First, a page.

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21 December 2015

The Parisian Christmas Bake Off (@JenOliverBooks)

You know you maybe read too many cozy mysteries when you keep waiting for someone to be knocked off in pretty much anything you read... especially with a title like The Parisian Christmas Bake Off.

Will someone get pushed off the Eiffel Tower? Succumb to poisoned meringue? Be knifed in the back with some fancy cutlery?

None of these happened here.

My first UK chick-lit since Bridget Jones entered my life almost twenty years ago (YIKES!!! TWENTY YEARS?!?), I absolutely loved loved LOVED this book. Even with no one getting snuffed.

Rachel Smithson is a primary school teacher in the cozy English village of Nettleton. Her friends (which basically means the entire village) surprise her by entering her in a baking competition in Paris with Chef Henri Salernes (think Gordon Ramsey with a French accent).  Rachel grew up in the village bakery helping her mother. She has since passed and Rachel's so emotionally beaten up over it still that she doesn't know if she has it in her to compete. She doesn't want to go. She doesn't think she has it in her. She does, though, because they're all excited for her and, mostly, it would be a good escape from Christmas.

She's not a fan of Christmas.

I get it. I lost my mom in 2003 and still have a hard time with a lot of holidays ... and with a lot of cooking and baking things that remind me of her. I'll probably never make a Metropolitan Cheesecake because she made the absolute best. My baked macaroni and cheese is never quite right. I get it.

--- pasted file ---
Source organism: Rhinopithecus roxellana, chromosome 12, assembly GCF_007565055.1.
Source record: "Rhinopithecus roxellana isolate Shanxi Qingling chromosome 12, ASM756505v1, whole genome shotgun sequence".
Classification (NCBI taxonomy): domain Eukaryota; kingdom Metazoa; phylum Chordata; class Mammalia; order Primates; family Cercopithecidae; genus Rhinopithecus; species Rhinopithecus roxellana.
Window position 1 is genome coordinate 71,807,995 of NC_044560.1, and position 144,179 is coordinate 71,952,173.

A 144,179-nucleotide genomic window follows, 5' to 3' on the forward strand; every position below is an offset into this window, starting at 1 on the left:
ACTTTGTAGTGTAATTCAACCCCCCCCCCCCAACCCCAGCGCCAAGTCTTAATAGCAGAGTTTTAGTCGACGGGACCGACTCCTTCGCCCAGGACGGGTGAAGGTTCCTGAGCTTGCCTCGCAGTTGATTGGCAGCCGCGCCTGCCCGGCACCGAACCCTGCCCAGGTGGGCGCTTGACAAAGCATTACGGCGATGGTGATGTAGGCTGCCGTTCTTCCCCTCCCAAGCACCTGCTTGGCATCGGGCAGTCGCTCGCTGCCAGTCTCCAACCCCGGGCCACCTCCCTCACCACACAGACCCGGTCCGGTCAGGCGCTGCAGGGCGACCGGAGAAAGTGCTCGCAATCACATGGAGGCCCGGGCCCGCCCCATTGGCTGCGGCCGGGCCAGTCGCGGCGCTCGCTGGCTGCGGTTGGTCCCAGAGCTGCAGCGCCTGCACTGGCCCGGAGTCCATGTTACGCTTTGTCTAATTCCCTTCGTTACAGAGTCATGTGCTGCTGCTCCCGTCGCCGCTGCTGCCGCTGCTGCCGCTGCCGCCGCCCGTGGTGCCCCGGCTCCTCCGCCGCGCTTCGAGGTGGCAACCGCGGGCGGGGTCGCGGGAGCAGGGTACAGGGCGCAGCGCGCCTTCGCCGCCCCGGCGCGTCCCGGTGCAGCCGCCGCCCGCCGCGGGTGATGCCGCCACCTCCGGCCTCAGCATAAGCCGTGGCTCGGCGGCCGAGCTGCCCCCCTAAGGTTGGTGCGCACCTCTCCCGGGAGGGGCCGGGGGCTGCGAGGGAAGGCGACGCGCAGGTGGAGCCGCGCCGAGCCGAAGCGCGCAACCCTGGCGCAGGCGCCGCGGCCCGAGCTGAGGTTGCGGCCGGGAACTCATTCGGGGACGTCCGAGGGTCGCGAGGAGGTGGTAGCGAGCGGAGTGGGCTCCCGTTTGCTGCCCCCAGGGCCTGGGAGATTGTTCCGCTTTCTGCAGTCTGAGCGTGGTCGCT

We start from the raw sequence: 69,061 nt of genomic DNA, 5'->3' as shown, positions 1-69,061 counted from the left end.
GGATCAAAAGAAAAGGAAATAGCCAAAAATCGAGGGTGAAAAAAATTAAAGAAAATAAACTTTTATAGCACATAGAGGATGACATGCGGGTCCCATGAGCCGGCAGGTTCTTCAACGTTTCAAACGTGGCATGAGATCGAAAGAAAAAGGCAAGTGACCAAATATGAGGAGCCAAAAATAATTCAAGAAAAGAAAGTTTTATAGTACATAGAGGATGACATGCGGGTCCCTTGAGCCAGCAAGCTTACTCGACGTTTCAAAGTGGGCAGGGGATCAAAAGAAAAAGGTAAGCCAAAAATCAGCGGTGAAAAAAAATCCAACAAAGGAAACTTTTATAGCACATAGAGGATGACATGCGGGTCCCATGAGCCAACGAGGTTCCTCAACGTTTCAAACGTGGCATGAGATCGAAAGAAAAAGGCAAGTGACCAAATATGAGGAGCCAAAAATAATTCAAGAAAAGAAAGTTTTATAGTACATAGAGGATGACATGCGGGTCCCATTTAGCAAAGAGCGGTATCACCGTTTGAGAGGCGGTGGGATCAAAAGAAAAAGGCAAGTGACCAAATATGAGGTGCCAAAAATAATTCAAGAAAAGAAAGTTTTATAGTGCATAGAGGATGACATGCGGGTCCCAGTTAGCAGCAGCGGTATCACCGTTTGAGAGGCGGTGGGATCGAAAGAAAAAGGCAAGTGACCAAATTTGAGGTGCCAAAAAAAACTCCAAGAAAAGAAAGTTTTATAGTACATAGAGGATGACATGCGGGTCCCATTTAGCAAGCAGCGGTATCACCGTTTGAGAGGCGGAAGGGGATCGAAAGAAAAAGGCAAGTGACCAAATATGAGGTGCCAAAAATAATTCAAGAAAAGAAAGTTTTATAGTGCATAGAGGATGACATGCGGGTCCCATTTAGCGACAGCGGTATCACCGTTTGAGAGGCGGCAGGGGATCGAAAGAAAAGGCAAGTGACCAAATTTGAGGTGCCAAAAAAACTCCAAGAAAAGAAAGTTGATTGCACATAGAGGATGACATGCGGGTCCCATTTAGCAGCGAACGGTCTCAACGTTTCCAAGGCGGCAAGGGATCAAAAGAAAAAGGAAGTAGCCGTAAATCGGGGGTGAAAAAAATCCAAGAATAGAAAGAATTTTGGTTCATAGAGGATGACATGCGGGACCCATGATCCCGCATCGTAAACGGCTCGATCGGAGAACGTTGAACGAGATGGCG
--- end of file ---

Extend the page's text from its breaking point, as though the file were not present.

Back to the book, though.

Rachel goes off to Paris where her best friend has arranged lodgings for her through AirBnB and things are immediately off to a rocky start. Her room is an old servants quarters in an attic. She immediately gets picked on and belittled by Chef Henri when the competition begins. There are personality conflicts and some sabotage going on between the contestants. And it's still Christmas everywhere she looks.

Things improve, though, with the help of her own growing confidence, some new friendships, and the support of her mom. Even though she's passed on, she's still with Rachel in her heart and mind.

I get it.

I laughed. I cried. I wanted to eat. I wanted to bake.

My son is getting interested in baking and cooking thanks to watching Food Network shows with me like Chopped, Cutthroat Kitchen and Holiday Baking Championship. For Christmas he's planning on making chocolate peppermint brownies. Nothing will be from scratch and nothing will be Bake Off quality once done ... but it'll all be made with love and with my mom watching over us just like Rachel's mom was watching over her. If Jenny Oliver wasn't an ocean away I'd have us bake up an extra batch just to say "Thanks" for this book.

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